The first of Shmaltz Brewing Co.'s He'Brew Beer and Coney Island Craft Lager lines rolled off the company's own assembly lines in July 2013. It was the first time that the nationally recognized craft beer-maker had brewed its own labels since its owner, Jeremy Cowan, started the company in 1996.
Cowan credits a $3.5 million loan through The 504 Company for making it happen. Until his microbrewery in Clifton Park, a suburb in Upstate New York’s Saratoga County, began operations, the beer maker had been contracting out all of its brewing and packaging. The new microbrewery created 11 full-time and five part-time positions, and is preparing to add four new full-timers.
The 504 Company partnered with Ballston Spa National Bank to issue the $3.5 million in funding that Cowan used to buy equipment and fit-up the leased property. The benefits of the 504 program: a longer-term loan, lower interest rate and less money down.
"I guarantee you that this would not have happened without the SBA's 504 program. I approached private lenders, but could not have gotten the ratios that allowed us to do this project," said Cowan, who in years past grew Shmaltz using small personal loans, credit cards and, eventually, a line of credit. Cowan, of New York City, created Shmaltz Brewing Co. with $2,000 of his personal savings and contracted with a private company to brew and label his He'Brew and Coney Island Craft Lager brands.
Several breweries across the state have expanded with the help of the 504 program. Equipment costs alone can balloon into multi-million-dollar investments and those in the fledgling craft beer industry have not generated enough income to afford the 20-percent initial cash outlay required for conventional loans. The craft beer movement is gaining momentum, and The 504 Company recognizes Cowan and brewers like him must expand to meet a rising demand for their products.
"When Jeremy Cowan came to The 504 Company, he had done a stellar job of building his brands," said Ross Pancoe, vice president, The 504 Company. "He had delicious beers to support them, but he just needed access to enough capital to make building a brewery a reality. The 504 Company was able to provide him the access to capital that he needed."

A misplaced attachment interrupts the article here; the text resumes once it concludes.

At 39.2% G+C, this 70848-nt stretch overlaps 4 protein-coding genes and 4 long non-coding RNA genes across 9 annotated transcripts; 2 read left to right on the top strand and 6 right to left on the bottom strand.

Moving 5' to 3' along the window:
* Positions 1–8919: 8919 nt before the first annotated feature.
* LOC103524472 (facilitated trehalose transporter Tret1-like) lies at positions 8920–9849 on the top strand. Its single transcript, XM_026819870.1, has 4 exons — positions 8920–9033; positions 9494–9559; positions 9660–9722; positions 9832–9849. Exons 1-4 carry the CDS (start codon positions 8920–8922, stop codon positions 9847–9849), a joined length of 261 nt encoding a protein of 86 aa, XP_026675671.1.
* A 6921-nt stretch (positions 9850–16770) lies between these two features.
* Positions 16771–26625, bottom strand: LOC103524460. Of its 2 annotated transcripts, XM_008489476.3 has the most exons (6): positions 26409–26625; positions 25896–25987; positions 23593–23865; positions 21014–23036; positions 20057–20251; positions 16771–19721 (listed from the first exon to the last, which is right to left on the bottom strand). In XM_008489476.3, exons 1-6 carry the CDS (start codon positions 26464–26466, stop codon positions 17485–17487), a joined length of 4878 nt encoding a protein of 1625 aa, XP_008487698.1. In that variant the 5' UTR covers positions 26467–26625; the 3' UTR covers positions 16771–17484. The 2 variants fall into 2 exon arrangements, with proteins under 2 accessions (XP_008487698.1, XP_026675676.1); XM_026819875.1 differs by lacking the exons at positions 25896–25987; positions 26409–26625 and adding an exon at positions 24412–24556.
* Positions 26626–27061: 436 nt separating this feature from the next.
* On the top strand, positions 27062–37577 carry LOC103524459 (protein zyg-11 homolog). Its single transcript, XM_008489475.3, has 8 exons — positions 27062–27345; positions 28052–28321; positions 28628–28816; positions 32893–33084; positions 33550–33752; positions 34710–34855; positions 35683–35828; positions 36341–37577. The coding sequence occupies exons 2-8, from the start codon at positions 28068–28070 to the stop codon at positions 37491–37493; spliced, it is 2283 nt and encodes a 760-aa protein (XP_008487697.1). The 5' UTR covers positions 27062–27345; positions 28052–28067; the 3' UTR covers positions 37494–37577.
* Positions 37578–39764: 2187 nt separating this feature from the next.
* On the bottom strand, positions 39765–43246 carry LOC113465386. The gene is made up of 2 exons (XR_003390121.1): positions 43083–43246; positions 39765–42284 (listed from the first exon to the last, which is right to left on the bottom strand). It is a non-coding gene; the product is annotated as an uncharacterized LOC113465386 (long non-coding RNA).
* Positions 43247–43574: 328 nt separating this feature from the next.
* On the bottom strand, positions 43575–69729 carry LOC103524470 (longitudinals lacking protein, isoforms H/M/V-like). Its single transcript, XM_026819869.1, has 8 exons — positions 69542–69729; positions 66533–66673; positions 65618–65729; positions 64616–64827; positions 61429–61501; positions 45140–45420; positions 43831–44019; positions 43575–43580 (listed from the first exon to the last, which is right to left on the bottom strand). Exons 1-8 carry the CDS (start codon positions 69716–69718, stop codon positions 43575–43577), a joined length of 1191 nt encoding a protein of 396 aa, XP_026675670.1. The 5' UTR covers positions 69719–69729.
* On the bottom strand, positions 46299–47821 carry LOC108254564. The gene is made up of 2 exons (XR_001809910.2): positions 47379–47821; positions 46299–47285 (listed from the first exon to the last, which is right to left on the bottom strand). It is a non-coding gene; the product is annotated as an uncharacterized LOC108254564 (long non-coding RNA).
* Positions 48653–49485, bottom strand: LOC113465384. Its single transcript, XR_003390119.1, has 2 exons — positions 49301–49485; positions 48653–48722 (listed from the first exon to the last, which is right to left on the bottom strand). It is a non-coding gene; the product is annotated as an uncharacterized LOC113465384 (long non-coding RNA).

Shmaltz's new 20,000-square-foot microbrewery can produce up to 20,000 barrels (or 250,000 cases) a year, and Cowan is already planning for growth. He and Ballston Spa National Bank are working to finalize a separate, $300,000 loan to buy more fermentation tanks and other brewing equipment. The expansion should increase production by 40 percent later this summer, and another 40 percent in the fall. Sales are up 40 percent over 2013's $6 million, and the increased production should add even more jobs.
Cowan describes the 504 program as "a very productive collaboration between private business and federal and state programs." He expects that coming through the process successfully will open doors in the future.
"I haven't experienced it yet, but once you have loans from institutions, especially government, it should be a helpful story," he said. "It gives you that added level of confidence."
Jeremy Cowan, Founder of Shmaltz Brewing
Tim Collins of Ballston Spa National Bank, with Jeremy Cowan of Shmaltz Brewing and Ross Pancoe of The 504 Company